Tuesday, July 15, 2008

If life begins at conception, when does life start & when does it end?

Yesterday's Globe carried an item that Colorado is considering adopting a measure which would define a legal human life as beginning at conception. Questions around reproductive ethics and law raise strong emotions, and I won't attempt to argue either one of them. However, law & ethics should be decided in the context of the correct scientific framework, and that is what I think is too often insufficiently explored.

Defining when life "begins" is often presented as a simple matter by those who are proponents of "life begins at conception" definition. However, to a biologist the definition of conception is not so simple. Conception involves a series of events -- at one end of these events are two haploid cells and at the other is a mitotic division of a diploid cell. In between a number of steps occur.

The question is not mere semantics. Many observers have commented that a number of contraceptive measures, such as IUDs and the "morning after" pill would clearly be illegal under such a statute, as they work at least in part by preventing the implantation of a fertilized egg into the uterine wall. Anyone attempting to develop new female contraceptives might view the molecular events surrounding conception as opportunities for new pharmaceutical contraceptives. For example, a compound might prevent the sperm from homing with the egg, binding to the surface, entering the egg, discharging its chromosomes, locking out other sperm from binding, or prevent the pairing of the paternal chromosomes with maternal ones (there's probably more events; it's been a while since I read an overview). Which are no longer legal approaches under the Colorado proposal?

At the other end, if we define human life by a particular pairing of chromosomes and metabolic activity, then when does life end? Most current definitions are typically based on brain or heart activity -- neither of which is present in a fertilized zygote.

Again, the question is not academic. One question to resolve is when it is permissible to terminate a pregnancy which is clearly stillborn. Rarer, but even more of a challenge for such a definition, are events such as hydatiform moles and "absorbed twins".

In a hydatiform mole an conception results in abnormal development; the chromosome complement (karyotype) of these tissues is often grossly abnormal. Such tissues are often largely amorphous, but sometimes recognizable bits of tissue (such as hair or even teeth) can be found. Absorbed twins are the unusual, but real, phenomenon of one individual carrying a remnant of a twin within their body. Both of these conditions are rare (though according to Wikipedia in some parts of the world 1% of pregnancies are hydatiform moles!) but can be serious medical issues for the individual carrying the mole or absorbed twin.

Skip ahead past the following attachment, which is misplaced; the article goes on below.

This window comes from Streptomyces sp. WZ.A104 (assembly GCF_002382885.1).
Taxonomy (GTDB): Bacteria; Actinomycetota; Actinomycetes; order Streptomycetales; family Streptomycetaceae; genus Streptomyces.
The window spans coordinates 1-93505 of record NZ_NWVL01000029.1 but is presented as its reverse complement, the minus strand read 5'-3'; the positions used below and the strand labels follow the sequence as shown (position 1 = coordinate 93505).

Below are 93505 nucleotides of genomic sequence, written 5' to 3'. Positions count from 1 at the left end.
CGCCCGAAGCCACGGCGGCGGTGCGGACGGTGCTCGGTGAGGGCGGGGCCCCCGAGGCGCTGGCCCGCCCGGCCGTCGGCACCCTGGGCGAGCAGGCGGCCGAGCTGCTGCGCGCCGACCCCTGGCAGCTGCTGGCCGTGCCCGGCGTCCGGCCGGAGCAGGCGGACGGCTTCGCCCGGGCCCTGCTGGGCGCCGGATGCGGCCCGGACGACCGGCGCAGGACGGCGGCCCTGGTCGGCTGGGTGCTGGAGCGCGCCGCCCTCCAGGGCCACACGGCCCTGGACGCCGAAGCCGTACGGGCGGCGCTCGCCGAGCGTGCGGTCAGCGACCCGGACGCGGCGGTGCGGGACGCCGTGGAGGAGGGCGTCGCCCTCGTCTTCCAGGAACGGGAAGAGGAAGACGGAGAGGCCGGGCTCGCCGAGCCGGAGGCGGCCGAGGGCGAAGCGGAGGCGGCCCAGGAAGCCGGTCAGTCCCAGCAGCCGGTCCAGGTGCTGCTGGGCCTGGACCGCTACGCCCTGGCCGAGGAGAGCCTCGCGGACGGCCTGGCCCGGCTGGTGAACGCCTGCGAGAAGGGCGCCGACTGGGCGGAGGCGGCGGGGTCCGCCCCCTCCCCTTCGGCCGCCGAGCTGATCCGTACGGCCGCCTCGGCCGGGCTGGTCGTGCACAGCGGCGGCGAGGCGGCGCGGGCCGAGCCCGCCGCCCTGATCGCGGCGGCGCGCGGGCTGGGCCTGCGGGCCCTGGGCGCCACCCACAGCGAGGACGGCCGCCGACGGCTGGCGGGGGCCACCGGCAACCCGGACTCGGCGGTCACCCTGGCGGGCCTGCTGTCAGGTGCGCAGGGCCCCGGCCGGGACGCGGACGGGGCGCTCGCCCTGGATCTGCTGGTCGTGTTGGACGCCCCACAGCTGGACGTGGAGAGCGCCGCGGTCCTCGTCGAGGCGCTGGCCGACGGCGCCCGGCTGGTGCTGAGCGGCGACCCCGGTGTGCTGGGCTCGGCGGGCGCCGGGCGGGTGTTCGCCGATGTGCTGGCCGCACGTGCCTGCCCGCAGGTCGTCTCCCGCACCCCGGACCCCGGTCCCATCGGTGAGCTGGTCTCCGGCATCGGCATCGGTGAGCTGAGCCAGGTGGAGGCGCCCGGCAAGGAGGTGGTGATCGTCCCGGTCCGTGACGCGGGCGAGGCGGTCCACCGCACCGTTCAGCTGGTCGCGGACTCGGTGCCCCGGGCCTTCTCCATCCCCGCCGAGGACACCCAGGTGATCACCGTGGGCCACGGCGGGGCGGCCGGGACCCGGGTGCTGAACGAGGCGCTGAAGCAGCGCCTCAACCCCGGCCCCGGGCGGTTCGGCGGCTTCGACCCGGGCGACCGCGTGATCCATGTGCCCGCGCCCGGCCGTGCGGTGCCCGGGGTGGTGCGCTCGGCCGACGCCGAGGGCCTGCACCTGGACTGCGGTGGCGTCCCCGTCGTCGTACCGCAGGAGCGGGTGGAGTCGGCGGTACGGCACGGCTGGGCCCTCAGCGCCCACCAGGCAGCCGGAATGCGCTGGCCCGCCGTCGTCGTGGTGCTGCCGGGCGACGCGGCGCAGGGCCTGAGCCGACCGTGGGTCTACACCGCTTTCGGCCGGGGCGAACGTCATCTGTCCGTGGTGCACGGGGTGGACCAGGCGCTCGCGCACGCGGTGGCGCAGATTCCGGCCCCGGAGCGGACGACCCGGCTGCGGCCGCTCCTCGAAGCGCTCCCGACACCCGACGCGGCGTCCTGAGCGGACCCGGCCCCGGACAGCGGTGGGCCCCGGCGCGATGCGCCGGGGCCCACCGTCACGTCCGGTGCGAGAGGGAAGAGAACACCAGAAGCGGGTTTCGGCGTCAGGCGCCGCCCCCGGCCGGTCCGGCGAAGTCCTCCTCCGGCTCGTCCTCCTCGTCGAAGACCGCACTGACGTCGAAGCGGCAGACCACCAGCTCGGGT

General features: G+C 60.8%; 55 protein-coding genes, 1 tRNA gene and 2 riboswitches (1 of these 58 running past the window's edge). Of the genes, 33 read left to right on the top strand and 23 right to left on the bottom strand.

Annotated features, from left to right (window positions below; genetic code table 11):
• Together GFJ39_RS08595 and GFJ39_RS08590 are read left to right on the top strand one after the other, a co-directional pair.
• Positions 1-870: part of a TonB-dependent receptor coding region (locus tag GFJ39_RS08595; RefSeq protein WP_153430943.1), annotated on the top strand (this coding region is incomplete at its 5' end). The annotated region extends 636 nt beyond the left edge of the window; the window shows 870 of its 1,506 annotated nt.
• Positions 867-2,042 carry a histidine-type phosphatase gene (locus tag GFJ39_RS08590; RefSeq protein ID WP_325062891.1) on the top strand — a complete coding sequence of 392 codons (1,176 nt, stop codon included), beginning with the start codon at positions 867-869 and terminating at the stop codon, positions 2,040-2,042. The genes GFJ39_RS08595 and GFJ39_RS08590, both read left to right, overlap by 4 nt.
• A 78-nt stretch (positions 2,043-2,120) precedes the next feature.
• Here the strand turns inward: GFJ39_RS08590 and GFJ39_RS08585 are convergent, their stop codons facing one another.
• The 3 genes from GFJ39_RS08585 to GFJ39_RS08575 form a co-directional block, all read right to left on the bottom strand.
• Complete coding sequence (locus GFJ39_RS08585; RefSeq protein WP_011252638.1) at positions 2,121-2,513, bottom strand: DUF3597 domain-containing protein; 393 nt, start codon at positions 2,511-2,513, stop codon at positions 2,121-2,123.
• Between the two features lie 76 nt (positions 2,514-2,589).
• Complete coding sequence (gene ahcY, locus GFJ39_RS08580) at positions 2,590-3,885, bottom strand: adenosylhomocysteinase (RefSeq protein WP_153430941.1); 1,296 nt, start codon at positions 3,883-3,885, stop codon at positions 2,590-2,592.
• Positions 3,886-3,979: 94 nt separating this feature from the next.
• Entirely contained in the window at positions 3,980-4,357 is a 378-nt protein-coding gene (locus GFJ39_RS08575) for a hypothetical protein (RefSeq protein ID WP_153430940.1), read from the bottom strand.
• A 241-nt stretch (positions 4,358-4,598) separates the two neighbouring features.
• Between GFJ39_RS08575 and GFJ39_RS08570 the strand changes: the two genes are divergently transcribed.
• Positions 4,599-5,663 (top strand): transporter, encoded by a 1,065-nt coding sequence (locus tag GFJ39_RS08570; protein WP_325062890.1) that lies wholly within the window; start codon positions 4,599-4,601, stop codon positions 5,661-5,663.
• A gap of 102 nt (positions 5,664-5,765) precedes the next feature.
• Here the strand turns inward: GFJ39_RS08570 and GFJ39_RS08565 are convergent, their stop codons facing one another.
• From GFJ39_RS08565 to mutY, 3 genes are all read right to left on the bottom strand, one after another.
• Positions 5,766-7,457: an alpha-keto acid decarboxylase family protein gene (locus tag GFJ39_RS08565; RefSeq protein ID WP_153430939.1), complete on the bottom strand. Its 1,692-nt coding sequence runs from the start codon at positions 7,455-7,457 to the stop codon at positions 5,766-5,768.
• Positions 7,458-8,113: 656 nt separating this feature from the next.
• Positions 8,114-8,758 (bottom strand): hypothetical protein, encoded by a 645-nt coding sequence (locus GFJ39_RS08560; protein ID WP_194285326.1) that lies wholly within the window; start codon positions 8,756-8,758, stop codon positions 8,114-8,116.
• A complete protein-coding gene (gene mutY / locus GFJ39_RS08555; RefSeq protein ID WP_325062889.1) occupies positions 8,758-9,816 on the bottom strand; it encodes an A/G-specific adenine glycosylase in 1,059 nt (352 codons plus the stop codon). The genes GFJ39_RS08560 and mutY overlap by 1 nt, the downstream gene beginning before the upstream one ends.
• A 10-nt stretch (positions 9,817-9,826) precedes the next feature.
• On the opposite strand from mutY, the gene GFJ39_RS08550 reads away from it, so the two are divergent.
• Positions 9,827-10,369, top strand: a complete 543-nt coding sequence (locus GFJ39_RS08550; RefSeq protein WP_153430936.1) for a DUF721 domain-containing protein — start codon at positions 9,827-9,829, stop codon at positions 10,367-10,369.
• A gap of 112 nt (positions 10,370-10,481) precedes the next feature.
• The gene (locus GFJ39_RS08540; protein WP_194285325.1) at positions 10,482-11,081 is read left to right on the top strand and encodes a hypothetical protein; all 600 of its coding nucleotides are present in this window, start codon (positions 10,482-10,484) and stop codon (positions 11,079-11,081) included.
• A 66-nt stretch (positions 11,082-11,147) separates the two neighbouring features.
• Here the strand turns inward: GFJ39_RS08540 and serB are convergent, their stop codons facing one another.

Are any these questions easy to answer? No, of course not. But they need to be considered.

1 comment:

PJinDaUP said...

One question to resolve is when it is permissible to terminate a pregnancy which is clearly stillborn.

If the pregnancy is clearly stillborn, than the life that had begun at its conception is already over, it is already dead. The pregnancy has already been 'terminated'.

Rarer, but even more of a challenge for such a definition, are events such as hydatiform moles and "absorbed twins".

An absorbed twin has spontaneously aborted and been absorbed by the placenta, twin sibling, or mother. Like a stillborn child, the pregancy has already been 'terminated', the twin is already dead.

Admittedly, It is has been a long time since my very brief introduction to the hydatiform mole during my schooling. However, it would seem that the answer is similar to the answers above. The abnormal karyotype is a fatal defect, the pregnancy will spontaneously abort.

Even more interesting, the wikipedia article you linked to cites an article that states:

Summary Complete hydatidiform moles contain only paternal chromosomes. To learn more of their origin, we used restriction endonuclease site polymorphisms found in the parental mitochondrial DNAs to demonstrate that moles contain exclusively maternal mitochondrial DNA. Thus, moles must arise from the fusion of one or two sperm with a mature but anucleate ovum.

Fusion of one or two sperm with an anucleate ovum most certainly does not constitute conception.